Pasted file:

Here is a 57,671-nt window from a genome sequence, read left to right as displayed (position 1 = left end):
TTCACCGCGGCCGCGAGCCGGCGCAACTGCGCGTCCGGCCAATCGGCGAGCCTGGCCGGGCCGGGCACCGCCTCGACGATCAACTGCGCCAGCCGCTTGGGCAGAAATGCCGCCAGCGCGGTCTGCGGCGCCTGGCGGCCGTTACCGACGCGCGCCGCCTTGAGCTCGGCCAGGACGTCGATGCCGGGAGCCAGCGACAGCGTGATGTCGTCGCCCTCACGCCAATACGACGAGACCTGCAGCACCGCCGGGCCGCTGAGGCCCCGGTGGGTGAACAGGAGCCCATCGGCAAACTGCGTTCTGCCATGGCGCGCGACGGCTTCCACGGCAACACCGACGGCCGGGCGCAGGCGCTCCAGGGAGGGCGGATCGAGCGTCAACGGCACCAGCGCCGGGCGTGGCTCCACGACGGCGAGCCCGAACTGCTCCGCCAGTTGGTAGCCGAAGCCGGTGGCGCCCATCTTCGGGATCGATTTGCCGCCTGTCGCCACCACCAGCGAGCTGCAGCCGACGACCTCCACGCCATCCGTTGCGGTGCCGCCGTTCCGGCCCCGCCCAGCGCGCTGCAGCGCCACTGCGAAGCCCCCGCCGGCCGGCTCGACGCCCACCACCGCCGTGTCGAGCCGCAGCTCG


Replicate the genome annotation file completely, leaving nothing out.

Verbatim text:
Here is a 57,671-nt window from a genome sequence, read left to right as displayed (position 1 = left end):
TTCACCGCGGCCGCGAGCCGGCGCAACTGCGCGTCCGGCCAATCGGCGAGCCTGGCCGGGCCGGGCACCGCCTCGACGATCAACTGCGCCAGCCGCTTGGGCAGAAATGCCGCCAGCGCGGTCTGCGGCGCCTGGCGGCCGTTACCGACGCGCGCCGCCTTGAGCTCGGCCAGGACGTCGATGCCGGGAGCCAGCGACAGCGTGATGTCGTCGCCCTCACGCCAATACGACGAGACCTGCAGCACCGCCGGGCCGCTGAGGCCCCGGTGGGTGAACAGGAGCCCATCGGCAAACTGCGTTCTGCCATGGCGCGCGACGGCTTCCACGGCAACACCGACGGCCGGGCGCAGGCGCTCCAGGGAGGGCGGATCGAGCGTCAACGGCACCAGCGCCGGGCGTGGCTCCACGACGGCGAGCCCGAACTGCTCCGCCAGTTGGTAGCCGAAGCCGGTGGCGCCCATCTTCGGGATCGATTTGCCGCCTGTCGCCACCACCAGCGAGCTGCAGCCGACGACCTCCACGCCATCCGTTGCGGTGCCGCCGTTCCGGCCCCGCCCAGCGCGCTGCAGCGCCACTGCGAAGCCCCCGCCGGCCGGCTCGACGCCCACCACCGCCGTGTCGAGCCGCAGCTCG